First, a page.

In one embodiment of the invention, the stacking area is kept open for entering articles by a gate mechanism which prevents previously stacked articles from moving back toward the reciprocating pusher plate. The gate mechanism can be in the form of retaining latches that are opened by an article which is pushed past them. The pusher foot, on its forward stroke, pushes the articles past the retaining latches which immediately spring to a closed position during the return stroke of the pusher plate to act as a stop for preventing the stacked articles from moving back toward the stacking position. The pusher foot is preferably an elongated bar for contacting each article (independent of the length of the article) over most of the length of the article when pushing the article through the retaining latches. This ensures that each article will lay flat and be pushed squarely out of the latches. A positive feeding mechanism for transporting the article to the stacking position ensures that each article (independent of the length of the article) is not pushed forward by the stacker until the article is entirely transported to the stacking postion and released by the feeding mechanism.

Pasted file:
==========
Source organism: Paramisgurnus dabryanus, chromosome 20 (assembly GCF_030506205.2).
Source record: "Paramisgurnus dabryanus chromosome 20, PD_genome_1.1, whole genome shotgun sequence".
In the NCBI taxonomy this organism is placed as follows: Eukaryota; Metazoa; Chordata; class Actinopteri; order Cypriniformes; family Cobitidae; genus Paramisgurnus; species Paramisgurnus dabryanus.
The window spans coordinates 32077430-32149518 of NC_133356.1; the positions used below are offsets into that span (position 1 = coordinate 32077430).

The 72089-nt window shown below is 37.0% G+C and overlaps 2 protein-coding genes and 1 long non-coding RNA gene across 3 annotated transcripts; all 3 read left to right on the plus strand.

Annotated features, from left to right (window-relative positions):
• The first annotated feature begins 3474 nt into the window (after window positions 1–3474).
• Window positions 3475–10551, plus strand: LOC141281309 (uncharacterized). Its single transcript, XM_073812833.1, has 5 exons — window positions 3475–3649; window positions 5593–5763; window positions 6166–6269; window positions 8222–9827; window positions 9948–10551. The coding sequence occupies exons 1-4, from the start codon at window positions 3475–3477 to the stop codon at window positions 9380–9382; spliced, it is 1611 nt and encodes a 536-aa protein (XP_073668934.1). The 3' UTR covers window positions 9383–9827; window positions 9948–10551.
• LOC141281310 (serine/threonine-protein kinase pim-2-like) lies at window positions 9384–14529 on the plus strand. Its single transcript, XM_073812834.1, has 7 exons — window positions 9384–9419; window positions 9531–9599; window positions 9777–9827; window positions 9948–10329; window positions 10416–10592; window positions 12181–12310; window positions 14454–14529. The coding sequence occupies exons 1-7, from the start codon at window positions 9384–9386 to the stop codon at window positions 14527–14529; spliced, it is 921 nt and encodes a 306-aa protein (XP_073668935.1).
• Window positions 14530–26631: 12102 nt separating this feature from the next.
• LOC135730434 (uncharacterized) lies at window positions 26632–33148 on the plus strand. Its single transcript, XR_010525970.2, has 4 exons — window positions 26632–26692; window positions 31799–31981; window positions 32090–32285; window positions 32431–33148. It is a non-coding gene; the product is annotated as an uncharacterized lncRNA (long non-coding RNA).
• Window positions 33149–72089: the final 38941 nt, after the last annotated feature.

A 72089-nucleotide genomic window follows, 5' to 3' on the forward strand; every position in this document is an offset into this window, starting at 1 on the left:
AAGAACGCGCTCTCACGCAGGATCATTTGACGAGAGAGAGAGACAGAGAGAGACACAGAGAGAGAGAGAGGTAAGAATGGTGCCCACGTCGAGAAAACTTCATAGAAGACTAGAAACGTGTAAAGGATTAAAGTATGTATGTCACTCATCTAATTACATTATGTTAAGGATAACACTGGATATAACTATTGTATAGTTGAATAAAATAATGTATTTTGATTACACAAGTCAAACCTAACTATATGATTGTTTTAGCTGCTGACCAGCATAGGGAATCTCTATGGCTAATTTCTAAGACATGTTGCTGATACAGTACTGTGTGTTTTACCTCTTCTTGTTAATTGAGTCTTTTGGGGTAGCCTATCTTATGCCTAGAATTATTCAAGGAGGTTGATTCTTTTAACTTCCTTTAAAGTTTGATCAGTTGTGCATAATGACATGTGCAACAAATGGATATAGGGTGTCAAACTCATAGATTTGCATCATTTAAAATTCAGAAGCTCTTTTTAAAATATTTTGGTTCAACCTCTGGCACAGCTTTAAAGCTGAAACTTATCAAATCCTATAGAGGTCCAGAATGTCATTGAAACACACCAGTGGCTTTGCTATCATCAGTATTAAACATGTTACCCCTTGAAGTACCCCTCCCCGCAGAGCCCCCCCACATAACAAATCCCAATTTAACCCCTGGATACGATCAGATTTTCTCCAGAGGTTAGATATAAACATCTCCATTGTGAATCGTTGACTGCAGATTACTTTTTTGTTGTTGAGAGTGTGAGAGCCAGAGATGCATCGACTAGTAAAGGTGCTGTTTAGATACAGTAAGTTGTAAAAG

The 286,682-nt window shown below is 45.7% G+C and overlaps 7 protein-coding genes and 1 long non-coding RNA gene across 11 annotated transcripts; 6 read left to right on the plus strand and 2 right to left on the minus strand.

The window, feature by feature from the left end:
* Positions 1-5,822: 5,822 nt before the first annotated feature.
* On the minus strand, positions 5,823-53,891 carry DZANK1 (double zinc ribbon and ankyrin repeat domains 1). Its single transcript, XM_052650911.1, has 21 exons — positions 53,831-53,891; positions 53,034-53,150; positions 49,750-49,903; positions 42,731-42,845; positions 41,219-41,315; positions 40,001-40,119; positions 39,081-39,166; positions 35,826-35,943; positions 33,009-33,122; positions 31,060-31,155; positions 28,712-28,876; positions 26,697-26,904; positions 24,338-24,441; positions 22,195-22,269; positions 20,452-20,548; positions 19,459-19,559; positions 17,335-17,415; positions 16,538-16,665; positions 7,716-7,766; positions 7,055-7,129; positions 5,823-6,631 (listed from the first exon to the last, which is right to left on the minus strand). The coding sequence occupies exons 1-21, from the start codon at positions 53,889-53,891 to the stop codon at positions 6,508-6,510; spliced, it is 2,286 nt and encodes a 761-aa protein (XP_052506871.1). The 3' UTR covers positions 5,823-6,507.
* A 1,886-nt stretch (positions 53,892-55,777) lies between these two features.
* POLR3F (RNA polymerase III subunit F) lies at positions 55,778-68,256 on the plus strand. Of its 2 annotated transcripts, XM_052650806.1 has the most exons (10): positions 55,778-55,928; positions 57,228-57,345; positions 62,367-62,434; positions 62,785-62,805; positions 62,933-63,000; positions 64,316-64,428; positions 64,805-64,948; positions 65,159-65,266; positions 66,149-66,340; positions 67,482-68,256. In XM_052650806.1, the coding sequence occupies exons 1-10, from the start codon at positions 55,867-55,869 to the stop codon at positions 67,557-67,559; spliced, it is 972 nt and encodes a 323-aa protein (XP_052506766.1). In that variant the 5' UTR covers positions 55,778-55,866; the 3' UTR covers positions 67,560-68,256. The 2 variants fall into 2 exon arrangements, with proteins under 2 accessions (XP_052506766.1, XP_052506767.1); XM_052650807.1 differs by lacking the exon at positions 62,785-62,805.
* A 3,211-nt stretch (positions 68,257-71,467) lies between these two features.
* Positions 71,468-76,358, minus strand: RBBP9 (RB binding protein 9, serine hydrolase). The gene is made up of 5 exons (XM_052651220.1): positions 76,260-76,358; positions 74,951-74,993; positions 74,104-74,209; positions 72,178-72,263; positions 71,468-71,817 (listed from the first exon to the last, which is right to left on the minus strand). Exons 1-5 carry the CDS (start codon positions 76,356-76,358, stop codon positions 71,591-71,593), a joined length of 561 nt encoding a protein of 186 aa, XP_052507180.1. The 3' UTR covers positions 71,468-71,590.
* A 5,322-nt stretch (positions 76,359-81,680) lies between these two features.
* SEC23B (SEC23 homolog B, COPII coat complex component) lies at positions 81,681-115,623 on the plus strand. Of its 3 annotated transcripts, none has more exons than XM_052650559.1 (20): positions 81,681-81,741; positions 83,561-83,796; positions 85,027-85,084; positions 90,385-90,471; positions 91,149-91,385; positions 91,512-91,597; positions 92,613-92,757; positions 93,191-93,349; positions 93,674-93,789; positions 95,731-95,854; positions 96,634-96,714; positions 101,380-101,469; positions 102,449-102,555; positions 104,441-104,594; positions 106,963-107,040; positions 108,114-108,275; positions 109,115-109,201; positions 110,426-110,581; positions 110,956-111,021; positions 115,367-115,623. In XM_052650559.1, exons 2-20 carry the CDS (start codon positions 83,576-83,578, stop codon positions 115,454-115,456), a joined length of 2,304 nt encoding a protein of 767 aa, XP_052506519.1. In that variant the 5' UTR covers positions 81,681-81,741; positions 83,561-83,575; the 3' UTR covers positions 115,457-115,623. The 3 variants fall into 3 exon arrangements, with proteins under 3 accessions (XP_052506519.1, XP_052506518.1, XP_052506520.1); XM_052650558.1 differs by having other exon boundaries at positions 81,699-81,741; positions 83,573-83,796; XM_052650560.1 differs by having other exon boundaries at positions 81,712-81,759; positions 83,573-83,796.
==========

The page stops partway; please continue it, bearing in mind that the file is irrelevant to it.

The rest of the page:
These and other aspects of the invention will be more fully understood by referring to the following detailed description and the accompanying drawings.

DRAWINGS

FIG. 1 is a fragmentary, semi-schematic side elevation view, taken on line 1--1 of FIG. 2, illustrating components of a article stacking machine according to principles of this invention;

FIG. 2 is a fragmentary, top plan view taken on line 2--2 of FIG. 1;

FIG. 3 is a fragmentary, semi-schematic side elevation view illustrating means for powering the stacking machine;

FIG. 4 is a fragmentary, top plan view taken on line 4--4 of FIG. 3;

FIGS. 5 through 8 are fragmentary, semi-schematic side elevation views illustrating reciprocating motion of a pusher plate of the stacking machine at 90° intervals of rotation;

FIG. 9 is a fragmentary, semi-schematic side elevation view illustrating contact between an article and a movable pusher foot on the pusher plate when the pusher plate is in a rear portion of its stroke;